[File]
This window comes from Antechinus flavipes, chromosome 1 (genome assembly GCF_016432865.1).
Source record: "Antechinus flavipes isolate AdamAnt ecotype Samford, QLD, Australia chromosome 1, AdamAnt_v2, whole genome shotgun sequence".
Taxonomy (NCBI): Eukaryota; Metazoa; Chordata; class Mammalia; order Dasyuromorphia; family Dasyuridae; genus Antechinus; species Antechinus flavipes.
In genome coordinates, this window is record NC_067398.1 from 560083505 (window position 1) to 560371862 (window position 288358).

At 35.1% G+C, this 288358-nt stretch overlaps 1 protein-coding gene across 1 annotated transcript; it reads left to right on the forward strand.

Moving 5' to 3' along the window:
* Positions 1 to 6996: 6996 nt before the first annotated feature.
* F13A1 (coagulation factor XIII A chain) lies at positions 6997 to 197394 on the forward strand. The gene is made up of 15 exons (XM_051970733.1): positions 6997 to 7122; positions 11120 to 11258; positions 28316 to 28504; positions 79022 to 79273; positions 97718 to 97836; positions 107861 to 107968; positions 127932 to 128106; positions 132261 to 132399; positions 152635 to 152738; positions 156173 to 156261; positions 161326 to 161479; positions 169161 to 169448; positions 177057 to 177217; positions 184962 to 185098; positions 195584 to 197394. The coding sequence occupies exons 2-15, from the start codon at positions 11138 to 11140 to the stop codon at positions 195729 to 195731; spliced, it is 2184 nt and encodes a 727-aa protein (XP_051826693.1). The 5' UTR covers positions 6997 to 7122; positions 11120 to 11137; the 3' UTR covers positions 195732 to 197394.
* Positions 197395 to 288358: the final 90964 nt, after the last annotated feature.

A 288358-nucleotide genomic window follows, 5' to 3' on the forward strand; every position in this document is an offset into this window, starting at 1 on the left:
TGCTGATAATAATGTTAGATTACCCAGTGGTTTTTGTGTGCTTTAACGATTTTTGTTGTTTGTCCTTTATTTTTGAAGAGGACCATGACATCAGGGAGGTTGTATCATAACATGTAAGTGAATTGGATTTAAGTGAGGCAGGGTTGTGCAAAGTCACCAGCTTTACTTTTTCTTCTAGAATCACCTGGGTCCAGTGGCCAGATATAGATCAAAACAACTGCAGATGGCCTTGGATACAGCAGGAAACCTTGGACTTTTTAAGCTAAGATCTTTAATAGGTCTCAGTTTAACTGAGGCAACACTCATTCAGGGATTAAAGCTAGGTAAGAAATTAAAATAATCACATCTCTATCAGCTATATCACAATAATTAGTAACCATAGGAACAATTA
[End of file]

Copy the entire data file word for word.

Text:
This window comes from Antechinus flavipes, chromosome 1 (genome assembly GCF_016432865.1).
Source record: "Antechinus flavipes isolate AdamAnt ecotype Samford, QLD, Australia chromosome 1, AdamAnt_v2, whole genome shotgun sequence".
Taxonomy (NCBI): Eukaryota; Metazoa; Chordata; class Mammalia; order Dasyuromorphia; family Dasyuridae; genus Antechinus; species Antechinus flavipes.
In genome coordinates, this window is record NC_067398.1 from 560083505 (window position 1) to 560371862 (window position 288358).

At 35.1% G+C, this 288358-nt stretch overlaps 1 protein-coding gene across 1 annotated transcript; it reads left to right on the forward strand.

Moving 5' to 3' along the window:
* Positions 1 to 6996: 6996 nt before the first annotated feature.
* F13A1 (coagulation factor XIII A chain) lies at positions 6997 to 197394 on the forward strand. The gene is made up of 15 exons (XM_051970733.1): positions 6997 to 7122; positions 11120 to 11258; positions 28316 to 28504; positions 79022 to 79273; positions 97718 to 97836; positions 107861 to 107968; positions 127932 to 128106; positions 132261 to 132399; positions 152635 to 152738; positions 156173 to 156261; positions 161326 to 161479; positions 169161 to 169448; positions 177057 to 177217; positions 184962 to 185098; positions 195584 to 197394. The coding sequence occupies exons 2-15, from the start codon at positions 11138 to 11140 to the stop codon at positions 195729 to 195731; spliced, it is 2184 nt and encodes a 727-aa protein (XP_051826693.1). The 5' UTR covers positions 6997 to 7122; positions 11120 to 11137; the 3' UTR covers positions 195732 to 197394.
* Positions 197395 to 288358: the final 90964 nt, after the last annotated feature.

A 288358-nucleotide genomic window follows, 5' to 3' on the forward strand; every position in this document is an offset into this window, starting at 1 on the left:
TGCTGATAATAATGTTAGATTACCCAGTGGTTTTTGTGTGCTTTAACGATTTTTGTTGTTTGTCCTTTATTTTTGAAGAGGACCATGACATCAGGGAGGTTGTATCATAACATGTAAGTGAATTGGATTTAAGTGAGGCAGGGTTGTGCAAAGTCACCAGCTTTACTTTTTCTTCTAGAATCACCTGGGTCCAGTGGCCAGATATAGATCAAAACAACTGCAGATGGCCTTGGATACAGCAGGAAACCTTGGACTTTTTAAGCTAAGATCTTTAATAGGTCTCAGTTTAACTGAGGCAACACTCATTCAGGGATTAAAGCTAGGTAAGAAATTAAAATAATCACATCTCTATCAGCTATATCACAATAATTAGTAACCATAGGAACAATTA